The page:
Food of the future: what changes will we see on our tables in the coming years?

Cibo del futuro

The food industry is a constantly evolving sector. Many changes occur due to technological innovations, new market needs or climate change. Anticipating new trends to predict what food we will be eating in future can be difficult. There are many articles regarding new products that we will see on our tables. However, they all seem to agree on one aspect: we will be enjoying a greater variety of foods in the future.

A study carried out in collaboration with the WWF focuses particularly on plants, enhancing the varieties that have so far been less exploited. Nowadays, our diet is based on a very small group of foods. In fact, 75% of the world’s food supply comes from only 12 plant species and 5 animal species. When it comes to cereal, 3 of these types (rice, corn and wheat) alone constitute the source of almost 60% of the calories in our diet.

This tendency to favour an extremely small number of edible products has led to the neglect of many other varieties that can represent a valuable source of nutrition, especially in terms of vitamins and minerals.

For this reason, the study presents a list of 50 nutritious products (with low environmental impact), which are already accessible although hardly used. Let’s look at the main ones together.

  • Algae, already used in some oriental dishes, will probably also be introduced in our kitchens. They are rich in nutrients, protein, and are an excellent source of antioxidants.
  • Legumes are an excellent source of protein and fibre, while they are very low in fat. They contain a fair amount of mineral salts and B vitamins. Furthermore, they are very versatile in the kitchen and generally easy to store. Varieties with growing potential include beans, soybeans, black beans, eye beans, but also lentils.
  • One can undoubtedly be surprised to see cactus also on this list. However, among these plants, mostly famous for their decorative purpose, some edible varieties are exploited, for example, in Mexican cuisine. Thanks to their ability to store water and grow even in arid climates, they are easy to cultivate. Moreover, they contain a large amount of vitamins C and E, fibre, amino acids, as well as carotenoids.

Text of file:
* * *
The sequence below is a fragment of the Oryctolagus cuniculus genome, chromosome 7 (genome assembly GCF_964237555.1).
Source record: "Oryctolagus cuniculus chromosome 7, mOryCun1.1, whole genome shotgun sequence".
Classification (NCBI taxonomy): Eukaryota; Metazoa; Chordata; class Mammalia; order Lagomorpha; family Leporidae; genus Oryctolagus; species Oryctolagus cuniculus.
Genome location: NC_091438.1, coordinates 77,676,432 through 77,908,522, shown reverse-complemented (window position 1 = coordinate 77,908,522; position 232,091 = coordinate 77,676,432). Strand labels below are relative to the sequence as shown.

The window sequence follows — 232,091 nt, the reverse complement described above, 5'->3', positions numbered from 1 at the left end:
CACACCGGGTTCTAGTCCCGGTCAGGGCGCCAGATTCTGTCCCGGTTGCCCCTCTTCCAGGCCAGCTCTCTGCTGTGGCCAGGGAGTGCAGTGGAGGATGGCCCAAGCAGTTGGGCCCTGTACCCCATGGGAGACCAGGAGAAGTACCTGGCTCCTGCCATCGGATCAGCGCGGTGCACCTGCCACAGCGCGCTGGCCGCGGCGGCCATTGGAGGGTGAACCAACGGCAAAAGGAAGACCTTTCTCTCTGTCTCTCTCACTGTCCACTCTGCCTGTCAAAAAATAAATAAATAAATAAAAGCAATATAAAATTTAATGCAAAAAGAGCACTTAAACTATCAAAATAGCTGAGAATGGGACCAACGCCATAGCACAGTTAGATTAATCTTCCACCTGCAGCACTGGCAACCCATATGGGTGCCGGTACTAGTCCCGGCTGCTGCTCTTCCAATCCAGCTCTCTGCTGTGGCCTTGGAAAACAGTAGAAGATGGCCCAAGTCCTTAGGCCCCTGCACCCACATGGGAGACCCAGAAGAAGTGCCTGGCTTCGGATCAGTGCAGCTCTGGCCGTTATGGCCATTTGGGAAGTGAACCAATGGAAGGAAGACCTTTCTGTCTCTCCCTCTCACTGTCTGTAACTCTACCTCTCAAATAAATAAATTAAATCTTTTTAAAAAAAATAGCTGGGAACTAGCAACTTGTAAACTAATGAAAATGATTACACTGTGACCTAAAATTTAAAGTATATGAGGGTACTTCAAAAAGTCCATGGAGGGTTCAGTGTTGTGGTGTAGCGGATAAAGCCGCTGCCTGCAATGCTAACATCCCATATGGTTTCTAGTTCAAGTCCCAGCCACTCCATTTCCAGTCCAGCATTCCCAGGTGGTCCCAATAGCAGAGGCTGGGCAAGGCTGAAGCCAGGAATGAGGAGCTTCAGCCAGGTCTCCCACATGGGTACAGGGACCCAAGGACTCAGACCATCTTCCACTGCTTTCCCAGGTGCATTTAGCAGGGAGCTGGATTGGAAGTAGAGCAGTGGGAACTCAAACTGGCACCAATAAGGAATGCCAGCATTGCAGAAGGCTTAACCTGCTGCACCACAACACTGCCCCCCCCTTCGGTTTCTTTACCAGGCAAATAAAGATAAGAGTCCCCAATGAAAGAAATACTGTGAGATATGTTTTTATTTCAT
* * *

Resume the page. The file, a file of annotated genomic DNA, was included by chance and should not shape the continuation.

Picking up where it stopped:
• Cereals have always been the most important basis for the human diet. However, due to health and sustainability reasons, it is necessary to diversify the source of vegetable carbohydrates, compared to the most common ones (wheat, rice and corn). In fact, it is recommended to choose less popular types such as buckwheat, amaranth, fonio, Khorasan wheat, quinoa, spelt and others.
  • Fruit consumed as vegetables. Even if they are considered fruits in botany, these products can be cooked as if they were vegetables. They are often sweet and contain more carbohydrates and water than vegetables. The most classic examples are tomatoes, aubergines and courgettes. Foods expected to grow in popularity, include pumpkin flowers, orange tomatoes and okra.
  • The versatile and nutritious leafy vegetables are rich in fibre, vitamins and minerals, all with very few calories. Future foods include chard, “friarielli” (or turnip greens), moringa, and red cabbage.
  • Edible mushrooms: there are more than 2,000 varieties in the world. Loved for their flavour, they are also nutritious. In fact, they are rich in vitamins B and D, as well as protein and fibre – although you can’t really compare them to vegetables. Mushrooms also have the advantage of growing on land where no other varieties of plants would grow.
  • Nuts and seeds, rich in protein and vitamin E, also offer a flavour and texture that make them particularly enjoyable. However, we consume very few of the many varieties available. Among the products with the highest potential are flax seeds and sesame seeds.
  • Tubers are rich in vitamins, minerals and carbohydrates, and represent a precious source of energy. In addition, they are resistant crops both during the cold season and in the driest climates. The following are some tubers that could develop more: black salsify, parsley root, lotus root, purple yam or ube, Mexican potatoes or jícama, and sweet potatoes.
  • Springs: the sprouting process doubles, and in some cases triples, the nutritional value of the plant. For this reason, products such as Alfalfa sprouts, borlotti bean sprouts, and chickpea sprouts could appear on our tables.

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